18 December 2014
Aline Hopkins LRPS
Bhutan is a small kingdom which nestles in the Himalayas between India and Tibet. Independent since the 8th century, this Buddhist nation strives to preserve its ancient traditions and lifestyle. Protected by mountains to the north and jungle to the south, there have been few outside influences on Bhutan’s culture until relatively recently.
Bhutan is entering the 21st century with care. Visitor numbers are limited, televisions are rare, yet even monks carry mobile phones! Happiness is regarded as being of greater importance than any economic measure, and judging by the smiles and greetings which welcome visitors, this seems to work well.
Flying from Kathmandu to Paro gives marvellous views of the spectacular mountains of the Himalayas: Everest, K2, Kanchenjunga, Lohtse, to name but a few.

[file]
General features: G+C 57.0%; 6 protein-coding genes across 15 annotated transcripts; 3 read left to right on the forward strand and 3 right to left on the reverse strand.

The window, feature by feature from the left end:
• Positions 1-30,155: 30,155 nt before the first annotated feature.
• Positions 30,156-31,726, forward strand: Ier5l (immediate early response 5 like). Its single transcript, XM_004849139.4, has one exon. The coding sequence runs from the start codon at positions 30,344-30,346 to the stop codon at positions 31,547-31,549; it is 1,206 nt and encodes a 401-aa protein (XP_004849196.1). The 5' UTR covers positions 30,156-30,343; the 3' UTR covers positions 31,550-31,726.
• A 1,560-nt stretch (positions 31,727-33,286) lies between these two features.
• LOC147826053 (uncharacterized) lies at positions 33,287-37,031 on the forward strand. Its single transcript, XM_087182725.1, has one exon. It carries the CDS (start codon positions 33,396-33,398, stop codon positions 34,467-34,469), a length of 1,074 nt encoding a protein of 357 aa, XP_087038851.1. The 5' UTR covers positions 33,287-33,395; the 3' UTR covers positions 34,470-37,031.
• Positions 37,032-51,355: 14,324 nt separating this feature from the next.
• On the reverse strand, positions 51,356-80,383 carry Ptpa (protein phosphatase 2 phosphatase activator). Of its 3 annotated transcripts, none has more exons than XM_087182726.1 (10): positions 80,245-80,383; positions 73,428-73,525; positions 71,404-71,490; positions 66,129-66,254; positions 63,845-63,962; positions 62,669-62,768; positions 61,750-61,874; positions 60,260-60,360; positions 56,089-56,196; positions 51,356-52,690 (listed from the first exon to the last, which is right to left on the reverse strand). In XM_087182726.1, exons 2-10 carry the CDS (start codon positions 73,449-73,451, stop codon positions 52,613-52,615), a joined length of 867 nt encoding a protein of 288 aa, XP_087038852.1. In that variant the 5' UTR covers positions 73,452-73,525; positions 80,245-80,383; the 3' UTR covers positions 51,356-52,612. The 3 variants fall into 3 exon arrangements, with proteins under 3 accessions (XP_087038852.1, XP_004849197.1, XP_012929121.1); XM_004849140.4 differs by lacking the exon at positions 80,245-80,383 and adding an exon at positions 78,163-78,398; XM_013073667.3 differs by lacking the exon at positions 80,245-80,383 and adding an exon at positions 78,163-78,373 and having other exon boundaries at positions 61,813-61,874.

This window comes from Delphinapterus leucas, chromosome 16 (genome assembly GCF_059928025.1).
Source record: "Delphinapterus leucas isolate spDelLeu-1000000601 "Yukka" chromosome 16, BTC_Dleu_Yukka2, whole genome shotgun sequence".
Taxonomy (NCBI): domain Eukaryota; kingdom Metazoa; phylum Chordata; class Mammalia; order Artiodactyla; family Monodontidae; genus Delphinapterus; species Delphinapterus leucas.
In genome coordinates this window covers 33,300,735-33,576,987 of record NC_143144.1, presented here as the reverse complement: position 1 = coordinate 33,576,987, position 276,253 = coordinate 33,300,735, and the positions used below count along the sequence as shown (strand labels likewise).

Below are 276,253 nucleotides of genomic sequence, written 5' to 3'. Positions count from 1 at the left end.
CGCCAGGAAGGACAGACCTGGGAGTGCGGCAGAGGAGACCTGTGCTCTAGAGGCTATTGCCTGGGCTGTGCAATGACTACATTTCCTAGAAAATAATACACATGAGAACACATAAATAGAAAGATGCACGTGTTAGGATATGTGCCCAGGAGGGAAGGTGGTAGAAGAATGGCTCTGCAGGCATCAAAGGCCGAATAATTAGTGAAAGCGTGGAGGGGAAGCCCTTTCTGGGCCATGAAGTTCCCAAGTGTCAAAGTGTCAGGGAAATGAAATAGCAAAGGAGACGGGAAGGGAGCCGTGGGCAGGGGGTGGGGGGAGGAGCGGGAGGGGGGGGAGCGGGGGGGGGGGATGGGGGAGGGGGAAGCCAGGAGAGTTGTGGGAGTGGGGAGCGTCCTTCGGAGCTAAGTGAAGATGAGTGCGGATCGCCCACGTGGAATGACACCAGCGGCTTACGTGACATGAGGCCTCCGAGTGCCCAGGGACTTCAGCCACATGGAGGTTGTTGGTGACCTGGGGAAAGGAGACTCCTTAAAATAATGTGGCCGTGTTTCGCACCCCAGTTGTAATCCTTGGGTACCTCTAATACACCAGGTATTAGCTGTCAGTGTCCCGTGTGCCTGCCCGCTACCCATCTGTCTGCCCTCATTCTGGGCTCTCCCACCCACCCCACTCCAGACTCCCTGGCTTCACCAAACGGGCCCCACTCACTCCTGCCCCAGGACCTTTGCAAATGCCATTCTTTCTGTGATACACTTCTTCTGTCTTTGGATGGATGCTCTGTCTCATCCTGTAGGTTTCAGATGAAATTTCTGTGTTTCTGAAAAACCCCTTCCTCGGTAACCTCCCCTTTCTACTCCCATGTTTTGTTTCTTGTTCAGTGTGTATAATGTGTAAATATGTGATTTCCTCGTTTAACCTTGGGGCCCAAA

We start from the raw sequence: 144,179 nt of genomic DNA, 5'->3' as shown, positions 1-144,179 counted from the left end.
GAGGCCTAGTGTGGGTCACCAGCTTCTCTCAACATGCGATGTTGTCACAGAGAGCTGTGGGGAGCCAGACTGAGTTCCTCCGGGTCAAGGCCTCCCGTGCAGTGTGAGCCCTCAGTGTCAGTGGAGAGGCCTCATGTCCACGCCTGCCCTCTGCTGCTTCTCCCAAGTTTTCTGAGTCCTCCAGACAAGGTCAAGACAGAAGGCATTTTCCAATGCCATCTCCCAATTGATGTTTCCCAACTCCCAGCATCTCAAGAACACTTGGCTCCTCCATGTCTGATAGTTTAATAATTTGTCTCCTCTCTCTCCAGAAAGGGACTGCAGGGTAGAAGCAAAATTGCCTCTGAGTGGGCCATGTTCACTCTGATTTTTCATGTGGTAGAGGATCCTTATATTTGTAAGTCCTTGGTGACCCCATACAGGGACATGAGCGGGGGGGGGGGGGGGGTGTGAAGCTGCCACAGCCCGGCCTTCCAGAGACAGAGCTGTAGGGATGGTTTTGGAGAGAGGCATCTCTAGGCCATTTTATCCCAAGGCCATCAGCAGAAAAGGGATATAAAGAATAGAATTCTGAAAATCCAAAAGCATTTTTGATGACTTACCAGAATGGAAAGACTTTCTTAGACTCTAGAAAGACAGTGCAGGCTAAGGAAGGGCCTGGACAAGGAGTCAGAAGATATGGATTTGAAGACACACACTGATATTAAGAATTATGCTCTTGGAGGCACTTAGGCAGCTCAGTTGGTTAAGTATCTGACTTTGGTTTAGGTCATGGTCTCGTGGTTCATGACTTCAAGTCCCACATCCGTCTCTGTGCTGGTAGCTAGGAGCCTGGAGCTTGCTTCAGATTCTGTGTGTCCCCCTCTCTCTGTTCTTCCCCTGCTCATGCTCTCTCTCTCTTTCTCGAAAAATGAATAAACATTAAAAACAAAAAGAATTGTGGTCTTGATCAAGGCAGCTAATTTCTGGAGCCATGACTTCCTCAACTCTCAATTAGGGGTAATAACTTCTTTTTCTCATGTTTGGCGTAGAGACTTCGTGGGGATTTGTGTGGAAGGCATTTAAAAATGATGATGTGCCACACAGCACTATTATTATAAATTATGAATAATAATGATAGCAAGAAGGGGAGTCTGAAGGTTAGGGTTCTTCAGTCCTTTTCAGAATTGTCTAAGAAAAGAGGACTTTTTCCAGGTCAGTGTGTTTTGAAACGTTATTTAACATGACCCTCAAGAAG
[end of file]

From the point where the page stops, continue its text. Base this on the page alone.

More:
I was lucky to be in Paro during the previous King’s birthday celebrations. People came into town from the surrounding areas, all wearing their finest outfits. Tents were erected in a large field and chairs set out for the local dignitaries. School children paraded and sang, and monks performed traditional dances. Families picnicked on the grass and children clamoured to have their photographs taken by unsuspecting tourists ...
This article is an extract from Aline Hopkins's article first published on Page 10 in Travel Log Issue 59. Aline is a member of the Northern Region of the RPS.